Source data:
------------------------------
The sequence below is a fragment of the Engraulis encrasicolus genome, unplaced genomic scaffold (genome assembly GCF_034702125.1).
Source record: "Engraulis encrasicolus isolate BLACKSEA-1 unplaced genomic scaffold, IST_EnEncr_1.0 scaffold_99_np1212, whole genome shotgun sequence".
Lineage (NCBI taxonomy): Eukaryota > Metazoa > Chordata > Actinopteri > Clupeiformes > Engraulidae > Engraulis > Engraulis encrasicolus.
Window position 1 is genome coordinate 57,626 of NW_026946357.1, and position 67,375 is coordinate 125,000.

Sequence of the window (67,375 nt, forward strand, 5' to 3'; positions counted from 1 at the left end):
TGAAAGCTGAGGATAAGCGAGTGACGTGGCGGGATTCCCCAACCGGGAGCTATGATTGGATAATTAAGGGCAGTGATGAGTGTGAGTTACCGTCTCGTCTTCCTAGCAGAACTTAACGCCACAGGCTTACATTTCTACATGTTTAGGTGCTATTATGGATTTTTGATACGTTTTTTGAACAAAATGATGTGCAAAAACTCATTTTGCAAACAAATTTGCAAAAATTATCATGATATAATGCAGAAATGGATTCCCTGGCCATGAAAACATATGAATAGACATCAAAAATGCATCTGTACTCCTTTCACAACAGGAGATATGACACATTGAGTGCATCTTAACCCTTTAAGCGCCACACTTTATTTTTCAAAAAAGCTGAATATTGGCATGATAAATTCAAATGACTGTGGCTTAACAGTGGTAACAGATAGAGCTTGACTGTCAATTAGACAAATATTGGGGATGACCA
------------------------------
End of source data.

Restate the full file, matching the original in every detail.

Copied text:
The sequence below is a fragment of the Engraulis encrasicolus genome, unplaced genomic scaffold (genome assembly GCF_034702125.1).
Source record: "Engraulis encrasicolus isolate BLACKSEA-1 unplaced genomic scaffold, IST_EnEncr_1.0 scaffold_99_np1212, whole genome shotgun sequence".
Lineage (NCBI taxonomy): Eukaryota > Metazoa > Chordata > Actinopteri > Clupeiformes > Engraulidae > Engraulis > Engraulis encrasicolus.
Window position 1 is genome coordinate 57,626 of NW_026946357.1, and position 67,375 is coordinate 125,000.

Sequence of the window (67,375 nt, forward strand, 5' to 3'; positions counted from 1 at the left end):
TGAAAGCTGAGGATAAGCGAGTGACGTGGCGGGATTCCCCAACCGGGAGCTATGATTGGATAATTAAGGGCAGTGATGAGTGTGAGTTACCGTCTCGTCTTCCTAGCAGAACTTAACGCCACAGGCTTACATTTCTACATGTTTAGGTGCTATTATGGATTTTTGATACGTTTTTTGAACAAAATGATGTGCAAAAACTCATTTTGCAAACAAATTTGCAAAAATTATCATGATATAATGCAGAAATGGATTCCCTGGCCATGAAAACATATGAATAGACATCAAAAATGCATCTGTACTCCTTTCACAACAGGAGATATGACACATTGAGTGCATCTTAACCCTTTAAGCGCCACACTTTATTTTTCAAAAAAGCTGAATATTGGCATGATAAATTCAAATGACTGTGGCTTAACAGTGGTAACAGATAGAGCTTGACTGTCAATTAGACAAATATTGGGGATGACCA